Australian clothing brands are in an increasingly precarious position.
For decades, the country’s faith community has been at the forefront of the fashion industry, offering consumers a sense of authenticity and a sense that their brands could survive.
But with a number of new faith-focused companies coming onto the scene, there is a fear that the faith-centric businesses could be pushed out.
Faith-based companies have long been a vital part of Australian fashion, and some believe that a backlash against faith-driven brands could be brewing in Australia, with many people feeling uncomfortable about their own faith in the country.
“A lot of people are concerned about the fashion sector, and the way it’s run,” said Jodie Cottrell, executive director of the Australian Fashion Council.
In 2016, the Australian Consumer and Business Association (ACBA) released a report titled The Fashion Industry and the World: A Global Report on the Future of the Fashion Industry. “
If you are in a position where you’re having to make a decision to invest money, it could be difficult for some of these businesses to continue.”
In 2016, the Australian Consumer and Business Association (ACBA) released a report titled The Fashion Industry and the World: A Global Report on the Future of the Fashion Industry.
The report said that faith-affiliated brands were the “only sector of the industry where a growing number of people feel like they are no longer welcome”.
The report warned that if these brands were left alone, the industry could be forced to evolve in ways that are less “respectful” and more “controversial”.
A spokesperson for the ACBA told the ABC the report was “unfair” to the companies that were already thriving in Australia.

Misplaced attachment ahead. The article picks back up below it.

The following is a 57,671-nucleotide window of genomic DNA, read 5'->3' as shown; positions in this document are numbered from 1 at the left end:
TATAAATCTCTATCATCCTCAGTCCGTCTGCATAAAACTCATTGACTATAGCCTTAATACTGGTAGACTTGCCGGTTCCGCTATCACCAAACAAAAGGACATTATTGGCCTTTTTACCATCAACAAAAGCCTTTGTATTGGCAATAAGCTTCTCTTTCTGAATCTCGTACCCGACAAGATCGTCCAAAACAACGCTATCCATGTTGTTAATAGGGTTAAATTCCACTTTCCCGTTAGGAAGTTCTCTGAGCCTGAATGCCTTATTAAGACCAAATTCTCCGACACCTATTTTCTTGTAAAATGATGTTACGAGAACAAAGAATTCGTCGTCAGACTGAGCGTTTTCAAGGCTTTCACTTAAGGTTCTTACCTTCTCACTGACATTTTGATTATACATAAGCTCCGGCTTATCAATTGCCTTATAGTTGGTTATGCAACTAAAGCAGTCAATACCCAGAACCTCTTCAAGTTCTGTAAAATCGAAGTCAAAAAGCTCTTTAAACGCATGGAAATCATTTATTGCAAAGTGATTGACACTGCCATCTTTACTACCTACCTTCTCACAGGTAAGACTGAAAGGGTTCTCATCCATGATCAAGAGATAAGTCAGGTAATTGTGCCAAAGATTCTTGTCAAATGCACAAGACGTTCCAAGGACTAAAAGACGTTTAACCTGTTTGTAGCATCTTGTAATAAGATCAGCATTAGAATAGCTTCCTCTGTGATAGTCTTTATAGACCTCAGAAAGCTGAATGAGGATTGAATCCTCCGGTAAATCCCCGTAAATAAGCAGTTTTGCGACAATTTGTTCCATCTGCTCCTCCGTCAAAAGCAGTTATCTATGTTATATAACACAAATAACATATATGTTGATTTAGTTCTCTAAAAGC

“This is not about religion, this is about the future of the sector,” she said.
The ACBA report found that many faith-oriented brands had already made substantial strides in terms of customer loyalty and brand perception. “
It’s important for faith-focussed businesses to be able to have a voice, and if they’re going to be allowed to exist, they need to be given a place.”
The ACBA report found that many faith-oriented brands had already made substantial strides in terms of customer loyalty and brand perception.
However, a new report by Brandwatch suggests that many Australian fashion companies are in danger of losing their position as the fashion market is being increasingly influenced by religious and political views.
Brandwatch CEO and CEO of Brandwatch, Stephen O’Shea, told the Nine Network that the report highlighted the need for faith leaders to speak out against what he described as “extreme, discriminatory, misogynistic and homophobic” fashion practices.
“We need more faith-centered businesses to speak up about how they are being used and abused,” he said.
BrandWatch is a non-profit organisation which provides research and analysis to the fashion and marketing industries.
It is based in Canberra and has offices in Melbourne, Sydney and Brisbane.
“As faith-related businesses, we need to fight back against discriminatory, discriminatory and misogynistic practices and the growing power of brands that do not respect the diversity and respect for all Australians,” Mr O’Hera said.